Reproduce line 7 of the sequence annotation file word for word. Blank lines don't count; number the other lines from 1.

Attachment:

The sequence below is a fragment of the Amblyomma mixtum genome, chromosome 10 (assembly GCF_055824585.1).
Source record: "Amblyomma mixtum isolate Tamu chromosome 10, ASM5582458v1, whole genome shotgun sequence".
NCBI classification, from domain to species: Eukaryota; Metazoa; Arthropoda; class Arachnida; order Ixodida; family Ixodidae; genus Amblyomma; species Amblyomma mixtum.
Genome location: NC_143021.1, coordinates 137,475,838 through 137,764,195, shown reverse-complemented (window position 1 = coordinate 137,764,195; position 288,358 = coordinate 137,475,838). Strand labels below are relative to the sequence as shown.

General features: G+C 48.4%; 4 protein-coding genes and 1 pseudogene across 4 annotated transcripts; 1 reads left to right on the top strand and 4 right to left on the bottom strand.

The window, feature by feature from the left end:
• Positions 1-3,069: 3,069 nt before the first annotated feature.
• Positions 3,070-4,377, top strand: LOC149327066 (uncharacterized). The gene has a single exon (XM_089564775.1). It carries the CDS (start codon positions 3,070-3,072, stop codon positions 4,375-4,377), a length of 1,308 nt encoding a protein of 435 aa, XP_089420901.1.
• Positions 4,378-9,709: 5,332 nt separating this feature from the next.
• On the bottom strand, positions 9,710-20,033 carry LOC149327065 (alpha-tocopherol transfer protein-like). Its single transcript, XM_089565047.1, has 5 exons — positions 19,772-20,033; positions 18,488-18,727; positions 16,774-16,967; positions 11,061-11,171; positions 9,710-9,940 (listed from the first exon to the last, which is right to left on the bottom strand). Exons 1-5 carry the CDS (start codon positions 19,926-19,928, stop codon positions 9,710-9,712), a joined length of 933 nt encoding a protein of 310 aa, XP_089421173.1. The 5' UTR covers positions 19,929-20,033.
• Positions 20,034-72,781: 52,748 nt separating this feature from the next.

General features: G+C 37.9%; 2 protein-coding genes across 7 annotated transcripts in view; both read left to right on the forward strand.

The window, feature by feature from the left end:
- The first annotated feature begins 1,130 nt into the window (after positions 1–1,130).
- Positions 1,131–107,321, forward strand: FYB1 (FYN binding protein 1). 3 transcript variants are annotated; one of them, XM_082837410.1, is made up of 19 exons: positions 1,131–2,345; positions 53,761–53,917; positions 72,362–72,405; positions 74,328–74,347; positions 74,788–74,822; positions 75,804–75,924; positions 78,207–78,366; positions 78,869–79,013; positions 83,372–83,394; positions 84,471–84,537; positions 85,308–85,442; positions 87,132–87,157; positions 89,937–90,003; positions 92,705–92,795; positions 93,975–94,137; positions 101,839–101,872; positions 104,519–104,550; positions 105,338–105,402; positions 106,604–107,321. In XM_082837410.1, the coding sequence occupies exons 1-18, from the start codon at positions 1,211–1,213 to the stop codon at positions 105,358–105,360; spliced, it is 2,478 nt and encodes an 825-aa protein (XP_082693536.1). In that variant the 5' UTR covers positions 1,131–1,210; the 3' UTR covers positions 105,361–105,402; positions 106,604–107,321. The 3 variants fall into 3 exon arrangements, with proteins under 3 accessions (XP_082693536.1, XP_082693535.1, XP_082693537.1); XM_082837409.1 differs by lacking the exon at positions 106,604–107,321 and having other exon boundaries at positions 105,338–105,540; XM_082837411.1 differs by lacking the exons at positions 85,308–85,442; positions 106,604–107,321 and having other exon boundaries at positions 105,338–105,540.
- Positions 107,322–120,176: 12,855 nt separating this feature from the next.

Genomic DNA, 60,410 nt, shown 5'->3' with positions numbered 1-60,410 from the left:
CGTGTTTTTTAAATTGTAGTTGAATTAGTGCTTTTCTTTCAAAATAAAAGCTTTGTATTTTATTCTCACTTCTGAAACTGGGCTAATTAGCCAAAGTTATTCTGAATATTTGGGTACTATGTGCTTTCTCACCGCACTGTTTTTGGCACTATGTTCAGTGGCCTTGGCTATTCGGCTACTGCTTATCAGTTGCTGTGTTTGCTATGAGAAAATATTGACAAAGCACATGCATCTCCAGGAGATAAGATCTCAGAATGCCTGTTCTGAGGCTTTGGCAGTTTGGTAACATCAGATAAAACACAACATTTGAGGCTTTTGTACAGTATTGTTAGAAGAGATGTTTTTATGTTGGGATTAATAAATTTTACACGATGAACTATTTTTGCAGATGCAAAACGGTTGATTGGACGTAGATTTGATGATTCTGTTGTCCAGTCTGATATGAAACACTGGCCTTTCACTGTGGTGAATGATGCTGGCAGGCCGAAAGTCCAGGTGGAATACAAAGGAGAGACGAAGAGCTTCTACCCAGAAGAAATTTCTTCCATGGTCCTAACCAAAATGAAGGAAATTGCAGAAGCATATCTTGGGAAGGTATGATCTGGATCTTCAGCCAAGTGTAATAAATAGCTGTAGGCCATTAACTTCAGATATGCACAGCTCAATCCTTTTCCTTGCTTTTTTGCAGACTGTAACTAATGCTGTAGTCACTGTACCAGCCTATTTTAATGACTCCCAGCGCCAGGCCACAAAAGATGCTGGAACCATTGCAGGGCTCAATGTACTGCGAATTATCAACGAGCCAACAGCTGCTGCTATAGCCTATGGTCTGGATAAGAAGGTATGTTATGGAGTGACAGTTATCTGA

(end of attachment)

• Positions 1-3,069: 3,069 nt before the first annotated feature.